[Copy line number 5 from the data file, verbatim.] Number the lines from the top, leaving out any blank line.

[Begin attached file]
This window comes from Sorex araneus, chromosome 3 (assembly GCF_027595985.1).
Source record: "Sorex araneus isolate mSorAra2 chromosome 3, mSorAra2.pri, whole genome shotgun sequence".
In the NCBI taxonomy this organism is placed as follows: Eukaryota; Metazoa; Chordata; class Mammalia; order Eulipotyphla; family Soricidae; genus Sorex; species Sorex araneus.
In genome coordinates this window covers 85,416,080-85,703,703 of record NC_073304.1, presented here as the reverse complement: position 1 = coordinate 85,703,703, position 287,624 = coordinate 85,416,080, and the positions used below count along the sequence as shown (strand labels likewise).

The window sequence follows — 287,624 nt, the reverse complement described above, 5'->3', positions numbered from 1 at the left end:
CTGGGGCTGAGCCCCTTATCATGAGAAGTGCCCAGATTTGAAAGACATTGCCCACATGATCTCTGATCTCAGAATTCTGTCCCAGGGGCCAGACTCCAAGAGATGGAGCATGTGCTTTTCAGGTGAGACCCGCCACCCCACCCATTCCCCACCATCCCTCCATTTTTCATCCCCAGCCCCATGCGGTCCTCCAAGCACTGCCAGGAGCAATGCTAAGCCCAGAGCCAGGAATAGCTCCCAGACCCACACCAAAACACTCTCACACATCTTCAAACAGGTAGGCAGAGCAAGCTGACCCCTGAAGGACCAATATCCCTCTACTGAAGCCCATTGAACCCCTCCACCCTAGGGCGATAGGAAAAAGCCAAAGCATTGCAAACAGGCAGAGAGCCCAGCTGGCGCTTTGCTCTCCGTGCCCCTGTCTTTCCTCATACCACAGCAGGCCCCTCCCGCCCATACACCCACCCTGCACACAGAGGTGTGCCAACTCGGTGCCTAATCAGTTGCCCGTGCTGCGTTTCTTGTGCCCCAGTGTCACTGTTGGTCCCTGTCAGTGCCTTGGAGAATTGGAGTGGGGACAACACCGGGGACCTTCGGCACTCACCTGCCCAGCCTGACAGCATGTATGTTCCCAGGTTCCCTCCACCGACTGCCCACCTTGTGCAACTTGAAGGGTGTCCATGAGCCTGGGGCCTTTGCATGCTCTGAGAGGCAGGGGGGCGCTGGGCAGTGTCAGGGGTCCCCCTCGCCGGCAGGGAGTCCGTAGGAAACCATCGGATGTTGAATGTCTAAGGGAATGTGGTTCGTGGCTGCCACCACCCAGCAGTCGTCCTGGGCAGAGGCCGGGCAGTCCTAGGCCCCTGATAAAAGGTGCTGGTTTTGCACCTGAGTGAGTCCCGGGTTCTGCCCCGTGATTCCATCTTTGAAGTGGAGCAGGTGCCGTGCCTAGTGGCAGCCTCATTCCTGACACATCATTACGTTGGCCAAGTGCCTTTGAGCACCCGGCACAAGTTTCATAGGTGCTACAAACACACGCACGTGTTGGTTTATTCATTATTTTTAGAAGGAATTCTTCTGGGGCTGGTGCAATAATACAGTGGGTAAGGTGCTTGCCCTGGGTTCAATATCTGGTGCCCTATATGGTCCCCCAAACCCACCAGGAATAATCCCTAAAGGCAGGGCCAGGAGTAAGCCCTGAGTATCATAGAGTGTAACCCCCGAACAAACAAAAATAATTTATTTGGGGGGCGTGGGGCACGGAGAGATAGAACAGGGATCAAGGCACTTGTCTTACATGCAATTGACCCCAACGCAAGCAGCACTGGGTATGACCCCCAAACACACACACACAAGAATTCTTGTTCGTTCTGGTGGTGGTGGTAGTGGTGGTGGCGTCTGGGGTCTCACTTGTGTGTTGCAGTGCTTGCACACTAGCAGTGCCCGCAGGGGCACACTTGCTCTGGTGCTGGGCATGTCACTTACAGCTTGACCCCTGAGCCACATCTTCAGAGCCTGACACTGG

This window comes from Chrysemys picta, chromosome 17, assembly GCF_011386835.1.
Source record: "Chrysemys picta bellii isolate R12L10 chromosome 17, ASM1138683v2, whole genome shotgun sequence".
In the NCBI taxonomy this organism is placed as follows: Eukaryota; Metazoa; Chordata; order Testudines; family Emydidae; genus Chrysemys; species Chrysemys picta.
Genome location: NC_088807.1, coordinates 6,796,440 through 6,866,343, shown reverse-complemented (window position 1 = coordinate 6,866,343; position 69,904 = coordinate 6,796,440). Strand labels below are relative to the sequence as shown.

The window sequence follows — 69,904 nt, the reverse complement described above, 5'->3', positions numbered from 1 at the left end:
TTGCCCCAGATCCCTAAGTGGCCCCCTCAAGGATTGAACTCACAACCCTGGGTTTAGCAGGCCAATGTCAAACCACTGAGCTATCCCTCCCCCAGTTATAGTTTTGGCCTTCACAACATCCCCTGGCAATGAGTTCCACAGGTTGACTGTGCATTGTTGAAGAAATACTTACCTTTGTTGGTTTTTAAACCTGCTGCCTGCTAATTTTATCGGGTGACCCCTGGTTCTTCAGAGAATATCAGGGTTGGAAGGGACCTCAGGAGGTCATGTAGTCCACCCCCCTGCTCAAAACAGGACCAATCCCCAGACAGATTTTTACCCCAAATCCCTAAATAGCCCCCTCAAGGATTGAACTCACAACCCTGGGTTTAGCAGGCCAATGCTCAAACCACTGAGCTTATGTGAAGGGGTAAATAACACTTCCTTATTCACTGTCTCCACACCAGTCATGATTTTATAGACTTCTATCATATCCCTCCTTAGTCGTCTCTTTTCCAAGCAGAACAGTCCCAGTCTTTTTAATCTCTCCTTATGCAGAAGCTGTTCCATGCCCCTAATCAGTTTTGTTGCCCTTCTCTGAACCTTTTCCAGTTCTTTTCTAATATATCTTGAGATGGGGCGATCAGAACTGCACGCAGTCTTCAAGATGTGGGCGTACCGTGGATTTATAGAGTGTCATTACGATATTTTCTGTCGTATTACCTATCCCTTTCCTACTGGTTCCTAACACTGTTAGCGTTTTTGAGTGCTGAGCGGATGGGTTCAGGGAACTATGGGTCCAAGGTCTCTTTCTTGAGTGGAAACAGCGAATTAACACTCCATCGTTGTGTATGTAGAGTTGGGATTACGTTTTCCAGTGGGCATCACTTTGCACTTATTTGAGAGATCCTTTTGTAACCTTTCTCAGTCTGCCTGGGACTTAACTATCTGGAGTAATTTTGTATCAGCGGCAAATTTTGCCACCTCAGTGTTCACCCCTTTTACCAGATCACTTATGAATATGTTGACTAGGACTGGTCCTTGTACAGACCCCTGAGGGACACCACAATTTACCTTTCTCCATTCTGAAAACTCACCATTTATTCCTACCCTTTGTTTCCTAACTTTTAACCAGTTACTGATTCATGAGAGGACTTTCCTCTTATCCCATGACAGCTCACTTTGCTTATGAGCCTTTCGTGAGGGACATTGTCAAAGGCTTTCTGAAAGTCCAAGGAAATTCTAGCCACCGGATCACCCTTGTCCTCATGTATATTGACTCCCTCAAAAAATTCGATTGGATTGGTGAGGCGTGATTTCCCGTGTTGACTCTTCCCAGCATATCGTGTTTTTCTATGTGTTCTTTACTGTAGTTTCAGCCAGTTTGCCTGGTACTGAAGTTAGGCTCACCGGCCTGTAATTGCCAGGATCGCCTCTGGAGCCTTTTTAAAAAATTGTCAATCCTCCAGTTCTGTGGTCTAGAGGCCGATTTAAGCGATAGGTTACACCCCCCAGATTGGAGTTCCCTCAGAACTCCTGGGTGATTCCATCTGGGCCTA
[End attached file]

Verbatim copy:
The window sequence follows — 287,624 nt, the reverse complement described above, 5'->3', positions numbered from 1 at the left end: